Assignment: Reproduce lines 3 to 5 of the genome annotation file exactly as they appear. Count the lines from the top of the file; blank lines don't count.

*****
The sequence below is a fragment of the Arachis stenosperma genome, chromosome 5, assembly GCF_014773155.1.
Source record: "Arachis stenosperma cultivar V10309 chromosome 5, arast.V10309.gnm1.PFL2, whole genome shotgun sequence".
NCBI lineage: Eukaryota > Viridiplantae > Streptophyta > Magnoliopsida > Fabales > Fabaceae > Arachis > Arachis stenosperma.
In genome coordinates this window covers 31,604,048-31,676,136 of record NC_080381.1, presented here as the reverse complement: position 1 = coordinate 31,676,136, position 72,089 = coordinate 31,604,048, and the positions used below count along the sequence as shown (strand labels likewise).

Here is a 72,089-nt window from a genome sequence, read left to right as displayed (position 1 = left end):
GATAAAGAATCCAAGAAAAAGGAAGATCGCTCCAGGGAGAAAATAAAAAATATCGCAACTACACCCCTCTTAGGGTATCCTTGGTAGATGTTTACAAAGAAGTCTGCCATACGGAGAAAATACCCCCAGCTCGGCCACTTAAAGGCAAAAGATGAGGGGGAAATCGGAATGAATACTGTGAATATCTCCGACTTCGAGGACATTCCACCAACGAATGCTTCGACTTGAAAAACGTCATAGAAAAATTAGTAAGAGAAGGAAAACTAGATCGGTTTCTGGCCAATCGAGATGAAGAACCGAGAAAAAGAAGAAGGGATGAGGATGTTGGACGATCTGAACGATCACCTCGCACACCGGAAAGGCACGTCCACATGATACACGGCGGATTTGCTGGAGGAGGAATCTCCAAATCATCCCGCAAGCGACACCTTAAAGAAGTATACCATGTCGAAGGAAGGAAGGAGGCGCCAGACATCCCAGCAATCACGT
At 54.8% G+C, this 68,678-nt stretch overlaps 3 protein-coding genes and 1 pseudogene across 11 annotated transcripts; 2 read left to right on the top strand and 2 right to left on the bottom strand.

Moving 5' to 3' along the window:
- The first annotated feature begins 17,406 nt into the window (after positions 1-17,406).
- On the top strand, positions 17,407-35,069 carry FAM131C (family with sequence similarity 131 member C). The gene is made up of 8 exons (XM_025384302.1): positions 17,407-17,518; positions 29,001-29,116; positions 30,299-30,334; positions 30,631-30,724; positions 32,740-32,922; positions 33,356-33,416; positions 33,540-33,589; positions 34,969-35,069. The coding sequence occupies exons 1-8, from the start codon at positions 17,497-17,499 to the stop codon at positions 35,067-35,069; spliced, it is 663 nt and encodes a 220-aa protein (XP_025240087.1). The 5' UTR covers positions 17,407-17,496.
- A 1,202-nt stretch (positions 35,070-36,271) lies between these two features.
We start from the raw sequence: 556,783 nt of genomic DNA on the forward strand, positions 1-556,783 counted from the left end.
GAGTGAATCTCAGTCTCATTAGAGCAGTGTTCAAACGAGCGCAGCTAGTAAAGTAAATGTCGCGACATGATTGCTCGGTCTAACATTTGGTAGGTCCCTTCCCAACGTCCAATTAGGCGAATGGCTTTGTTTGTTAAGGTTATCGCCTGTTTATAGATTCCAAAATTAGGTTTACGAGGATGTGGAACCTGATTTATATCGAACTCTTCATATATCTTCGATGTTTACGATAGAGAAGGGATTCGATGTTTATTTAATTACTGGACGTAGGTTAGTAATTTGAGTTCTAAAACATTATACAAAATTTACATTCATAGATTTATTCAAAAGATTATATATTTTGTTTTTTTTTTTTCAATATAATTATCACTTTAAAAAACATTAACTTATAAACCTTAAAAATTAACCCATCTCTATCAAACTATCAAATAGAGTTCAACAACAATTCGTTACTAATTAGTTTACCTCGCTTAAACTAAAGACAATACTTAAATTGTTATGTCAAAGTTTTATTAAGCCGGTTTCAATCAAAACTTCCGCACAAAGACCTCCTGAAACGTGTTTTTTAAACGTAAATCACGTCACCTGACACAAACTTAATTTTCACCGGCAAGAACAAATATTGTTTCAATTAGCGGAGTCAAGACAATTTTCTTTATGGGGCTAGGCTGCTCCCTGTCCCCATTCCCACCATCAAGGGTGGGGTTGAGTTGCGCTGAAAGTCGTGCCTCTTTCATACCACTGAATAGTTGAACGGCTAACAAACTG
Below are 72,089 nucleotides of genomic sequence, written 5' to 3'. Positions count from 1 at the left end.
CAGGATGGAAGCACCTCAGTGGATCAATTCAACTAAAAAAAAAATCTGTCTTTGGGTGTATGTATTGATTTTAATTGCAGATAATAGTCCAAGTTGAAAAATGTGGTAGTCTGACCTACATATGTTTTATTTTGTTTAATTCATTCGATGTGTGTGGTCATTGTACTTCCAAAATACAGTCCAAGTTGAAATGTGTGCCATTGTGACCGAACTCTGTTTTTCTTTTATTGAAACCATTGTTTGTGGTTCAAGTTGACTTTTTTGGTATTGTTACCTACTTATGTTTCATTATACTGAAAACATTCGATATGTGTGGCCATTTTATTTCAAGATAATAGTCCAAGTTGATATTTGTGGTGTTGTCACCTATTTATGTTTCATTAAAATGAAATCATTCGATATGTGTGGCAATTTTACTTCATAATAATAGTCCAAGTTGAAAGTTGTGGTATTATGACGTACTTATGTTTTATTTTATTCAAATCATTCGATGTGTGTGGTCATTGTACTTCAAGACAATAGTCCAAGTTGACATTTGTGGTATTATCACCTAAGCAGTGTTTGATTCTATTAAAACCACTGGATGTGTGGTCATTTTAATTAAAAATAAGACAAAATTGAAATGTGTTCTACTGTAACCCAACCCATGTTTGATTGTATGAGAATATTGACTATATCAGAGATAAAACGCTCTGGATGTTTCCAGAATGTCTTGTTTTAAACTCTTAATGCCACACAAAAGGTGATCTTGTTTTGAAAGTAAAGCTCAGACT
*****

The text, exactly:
NCBI lineage: Eukaryota > Viridiplantae > Streptophyta > Magnoliopsida > Fabales > Fabaceae > Arachis > Arachis stenosperma.
In genome coordinates this window covers 31,604,048-31,676,136 of record NC_080381.1, presented here as the reverse complement: position 1 = coordinate 31,676,136, position 72,089 = coordinate 31,604,048, and the positions used below count along the sequence as shown (strand labels likewise).

Here is a 72,089-nt window from a genome sequence, read left to right as displayed (position 1 = left end):